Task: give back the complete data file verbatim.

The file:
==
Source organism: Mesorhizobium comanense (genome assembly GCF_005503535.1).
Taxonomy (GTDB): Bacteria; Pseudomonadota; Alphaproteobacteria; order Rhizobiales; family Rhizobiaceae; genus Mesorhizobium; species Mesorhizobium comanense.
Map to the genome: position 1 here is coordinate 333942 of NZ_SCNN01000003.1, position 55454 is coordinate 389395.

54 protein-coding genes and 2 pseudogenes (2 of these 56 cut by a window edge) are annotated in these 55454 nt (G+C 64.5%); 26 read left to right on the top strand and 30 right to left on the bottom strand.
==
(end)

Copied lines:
Source organism: Mesorhizobium comanense (genome assembly GCF_005503535.1).
Taxonomy (GTDB): Bacteria; Pseudomonadota; Alphaproteobacteria; order Rhizobiales; family Rhizobiaceae; genus Mesorhizobium; species Mesorhizobium comanense.
Map to the genome: position 1 here is coordinate 333942 of NZ_SCNN01000003.1, position 55454 is coordinate 389395.

54 protein-coding genes and 2 pseudogenes (2 of these 56 cut by a window edge) are annotated in these 55454 nt (G+C 64.5%); 26 read left to right on the top strand and 30 right to left on the bottom strand.